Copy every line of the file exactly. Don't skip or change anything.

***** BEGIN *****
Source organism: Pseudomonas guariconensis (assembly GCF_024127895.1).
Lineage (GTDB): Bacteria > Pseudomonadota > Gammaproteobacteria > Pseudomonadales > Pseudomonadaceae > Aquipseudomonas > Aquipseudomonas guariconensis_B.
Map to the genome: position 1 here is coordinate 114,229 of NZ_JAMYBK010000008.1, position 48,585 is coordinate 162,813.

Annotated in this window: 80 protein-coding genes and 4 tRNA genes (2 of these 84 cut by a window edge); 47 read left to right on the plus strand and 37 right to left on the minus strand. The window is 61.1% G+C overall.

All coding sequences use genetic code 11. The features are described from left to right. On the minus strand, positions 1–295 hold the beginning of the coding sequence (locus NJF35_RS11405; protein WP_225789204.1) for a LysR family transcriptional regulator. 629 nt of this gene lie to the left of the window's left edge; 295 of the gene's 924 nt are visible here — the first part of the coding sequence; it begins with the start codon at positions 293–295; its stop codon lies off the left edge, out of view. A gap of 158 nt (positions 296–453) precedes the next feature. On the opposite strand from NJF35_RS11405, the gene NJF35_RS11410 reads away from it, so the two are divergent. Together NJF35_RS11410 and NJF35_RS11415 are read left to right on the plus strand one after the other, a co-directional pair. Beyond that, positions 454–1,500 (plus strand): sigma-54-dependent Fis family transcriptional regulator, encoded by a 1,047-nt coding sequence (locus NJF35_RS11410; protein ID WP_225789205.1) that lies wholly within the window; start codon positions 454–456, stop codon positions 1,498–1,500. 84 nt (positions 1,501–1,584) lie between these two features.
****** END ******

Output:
Source organism: Pseudomonas guariconensis (assembly GCF_024127895.1).
Lineage (GTDB): Bacteria > Pseudomonadota > Gammaproteobacteria > Pseudomonadales > Pseudomonadaceae > Aquipseudomonas > Aquipseudomonas guariconensis_B.
Map to the genome: position 1 here is coordinate 114,229 of NZ_JAMYBK010000008.1, position 48,585 is coordinate 162,813.

Annotated in this window: 80 protein-coding genes and 4 tRNA genes (2 of these 84 cut by a window edge); 47 read left to right on the plus strand and 37 right to left on the minus strand. The window is 61.1% G+C overall.

All coding sequences use genetic code 11. The features are described from left to right. On the minus strand, positions 1–295 hold the beginning of the coding sequence (locus NJF35_RS11405; protein WP_225789204.1) for a LysR family transcriptional regulator. 629 nt of this gene lie to the left of the window's left edge; 295 of the gene's 924 nt are visible here — the first part of the coding sequence; it begins with the start codon at positions 293–295; its stop codon lies off the left edge, out of view. A gap of 158 nt (positions 296–453) precedes the next feature. On the opposite strand from NJF35_RS11405, the gene NJF35_RS11410 reads away from it, so the two are divergent. Together NJF35_RS11410 and NJF35_RS11415 are read left to right on the plus strand one after the other, a co-directional pair. Beyond that, positions 454–1,500 (plus strand): sigma-54-dependent Fis family transcriptional regulator, encoded by a 1,047-nt coding sequence (locus NJF35_RS11410; protein ID WP_225789205.1) that lies wholly within the window; start codon positions 454–456, stop codon positions 1,498–1,500. 84 nt (positions 1,501–1,584) lie between these two features.